Highly subjective takes on life's most interesting experiences.
Most ridiculous travel purchase you’ve ever made?
I remember I was 21 at the time. I was working at this great restaurant, Frasca, in Boulder, Colorado. And I saved up all my money to go to Osteria Francescana [in Italy], which at the time was the best restaurant in the world. I stayed in a shared hostel in Modena, like the cheapest common accommodations you could ever have. And then I spent all of my money and drank a ridiculous bottle and amount of wine by myself at Osteria Francescana. I was this dweeby, young American kid that came into this restaurant and balled out by himself. And then I went back to my dirty, small hostel because I didn't have any money. You could say I was living beyond my means in that period.
The hardest place to get to that you’ve ever visited — and was it worth it?
I visited the northern part of Norway, these uninhabited islands. We were there for skiing, but we would have to take a dinghy off the side of a boat and hike up the mountain to ski down. It was definitely worth it — aside from the scars from the blisters I then had on my feet. Another was (rest in peace) Fäviken, the restaurant in northern Sweden, which is a giant pain in the ass to get to, but one of the most special dining experiences I'll maybe ever have. A group of friends and I rented out the place a couple of times. It closed down probably two years ago. You have to fly to Stockholm, spend the night in Stockholm, fly to a small town called Åre, and then from there get picked up in a car, then travel two hours down a dirt road to pretty much just eat dinner. And they don't let you stay there for more than one night. So you just traveled to eat, and like an idiot you get drunk, you wake up the next morning and they're like, OK, cool, here's breakfast, you gotta go. It's no longer open. But it was really special.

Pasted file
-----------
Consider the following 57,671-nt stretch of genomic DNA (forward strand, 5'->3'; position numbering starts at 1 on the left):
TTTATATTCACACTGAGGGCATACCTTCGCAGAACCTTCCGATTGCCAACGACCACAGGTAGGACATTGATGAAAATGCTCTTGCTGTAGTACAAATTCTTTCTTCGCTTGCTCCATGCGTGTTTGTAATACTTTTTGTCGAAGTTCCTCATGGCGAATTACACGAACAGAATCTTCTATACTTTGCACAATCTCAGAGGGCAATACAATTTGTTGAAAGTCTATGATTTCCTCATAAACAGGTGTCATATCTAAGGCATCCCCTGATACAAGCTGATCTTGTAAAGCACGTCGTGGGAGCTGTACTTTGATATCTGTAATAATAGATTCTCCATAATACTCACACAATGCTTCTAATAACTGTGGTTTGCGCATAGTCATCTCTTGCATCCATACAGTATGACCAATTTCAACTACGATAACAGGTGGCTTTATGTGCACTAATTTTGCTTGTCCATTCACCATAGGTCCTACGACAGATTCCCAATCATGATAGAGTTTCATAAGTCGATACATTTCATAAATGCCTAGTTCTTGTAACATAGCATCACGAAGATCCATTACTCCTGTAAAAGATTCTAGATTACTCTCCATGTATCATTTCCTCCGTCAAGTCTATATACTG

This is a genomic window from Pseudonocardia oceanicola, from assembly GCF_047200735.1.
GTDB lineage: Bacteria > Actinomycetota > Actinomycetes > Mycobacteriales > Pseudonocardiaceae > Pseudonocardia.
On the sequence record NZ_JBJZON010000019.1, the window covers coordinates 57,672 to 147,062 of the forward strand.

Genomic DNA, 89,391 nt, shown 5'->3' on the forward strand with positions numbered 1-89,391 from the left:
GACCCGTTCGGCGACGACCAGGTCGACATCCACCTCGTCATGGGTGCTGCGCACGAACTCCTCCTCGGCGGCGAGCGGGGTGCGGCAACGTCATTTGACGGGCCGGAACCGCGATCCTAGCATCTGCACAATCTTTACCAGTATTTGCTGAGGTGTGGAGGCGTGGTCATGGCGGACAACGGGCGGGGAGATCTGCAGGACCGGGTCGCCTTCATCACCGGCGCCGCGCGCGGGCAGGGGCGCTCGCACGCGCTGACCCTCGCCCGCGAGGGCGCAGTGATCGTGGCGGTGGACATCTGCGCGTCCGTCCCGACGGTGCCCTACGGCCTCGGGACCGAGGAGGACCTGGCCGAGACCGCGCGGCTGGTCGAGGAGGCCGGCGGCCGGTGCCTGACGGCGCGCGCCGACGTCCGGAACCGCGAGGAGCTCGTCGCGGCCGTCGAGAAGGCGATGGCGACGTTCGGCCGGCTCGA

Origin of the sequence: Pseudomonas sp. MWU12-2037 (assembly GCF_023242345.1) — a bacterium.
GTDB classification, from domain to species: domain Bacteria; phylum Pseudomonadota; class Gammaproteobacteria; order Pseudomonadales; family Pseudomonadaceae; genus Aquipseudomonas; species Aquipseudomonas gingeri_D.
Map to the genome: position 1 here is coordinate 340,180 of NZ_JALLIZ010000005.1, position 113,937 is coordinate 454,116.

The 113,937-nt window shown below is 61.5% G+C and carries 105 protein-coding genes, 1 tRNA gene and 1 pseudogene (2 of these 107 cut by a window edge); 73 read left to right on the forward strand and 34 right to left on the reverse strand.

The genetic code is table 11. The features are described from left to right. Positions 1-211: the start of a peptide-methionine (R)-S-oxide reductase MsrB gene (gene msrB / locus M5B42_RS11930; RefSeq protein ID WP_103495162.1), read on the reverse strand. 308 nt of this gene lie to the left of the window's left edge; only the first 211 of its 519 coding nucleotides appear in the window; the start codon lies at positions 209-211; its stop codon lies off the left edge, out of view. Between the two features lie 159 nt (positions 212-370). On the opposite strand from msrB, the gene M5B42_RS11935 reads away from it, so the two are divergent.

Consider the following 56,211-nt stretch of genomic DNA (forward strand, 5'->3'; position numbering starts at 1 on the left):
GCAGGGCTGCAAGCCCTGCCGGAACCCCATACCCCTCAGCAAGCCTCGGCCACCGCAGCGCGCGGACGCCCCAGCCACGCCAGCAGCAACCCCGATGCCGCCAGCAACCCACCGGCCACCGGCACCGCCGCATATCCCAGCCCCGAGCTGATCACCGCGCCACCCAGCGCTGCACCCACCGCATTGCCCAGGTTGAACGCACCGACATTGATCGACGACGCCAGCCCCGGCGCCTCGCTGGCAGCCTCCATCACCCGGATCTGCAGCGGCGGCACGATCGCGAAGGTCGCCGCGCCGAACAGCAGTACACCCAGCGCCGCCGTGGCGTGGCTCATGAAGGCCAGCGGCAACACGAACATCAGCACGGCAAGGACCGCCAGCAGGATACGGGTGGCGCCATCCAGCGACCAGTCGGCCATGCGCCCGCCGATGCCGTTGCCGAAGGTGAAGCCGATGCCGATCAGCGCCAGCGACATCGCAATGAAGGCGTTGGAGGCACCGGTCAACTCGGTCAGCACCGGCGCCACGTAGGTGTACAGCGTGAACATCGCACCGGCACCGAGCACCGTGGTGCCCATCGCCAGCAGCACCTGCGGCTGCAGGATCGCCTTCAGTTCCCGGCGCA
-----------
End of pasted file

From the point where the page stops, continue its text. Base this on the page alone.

The most beautiful restaurant experience?
La Colline du Colombier. It's like the country house of this three-star Michelin place in the middle of nowhere France. The Michelin restaurant is this old-school place called Troisgros. But then they have this farmhouse, a tiny restaurant called La Colline du Colombier where you eat outside in the hills of France, and it’s pretty amazing. Super beautiful. Kind of fancy. You go there, stay there, and eat there. The hotel part is like these trailers — that's a terrible term, but they're like architectural trailers littered throughout these cow hills. Their main place Maison Troisgros is the super swank château. And then La Colline du Colombier is the slightly rustic version of it.
Grant Reynolds is the co-author of “How To Drink Wine” and the founder of Parcelle, an online wine shop run by sommeliers from some of the greatest restaurants in the world. Prior to that he was a partner in some of New York City’s top wine destinations — Charlie Bird, Pasquale Jones, and Legacy Records.
Hisham Akira Bharoocha Illustrator
Hisham Akira Bharoocha is a multimedia artist based in Brooklyn, New York, working across various mediums including large-scale murals, paintings, drawings, collages, audio/visual installations, and performances.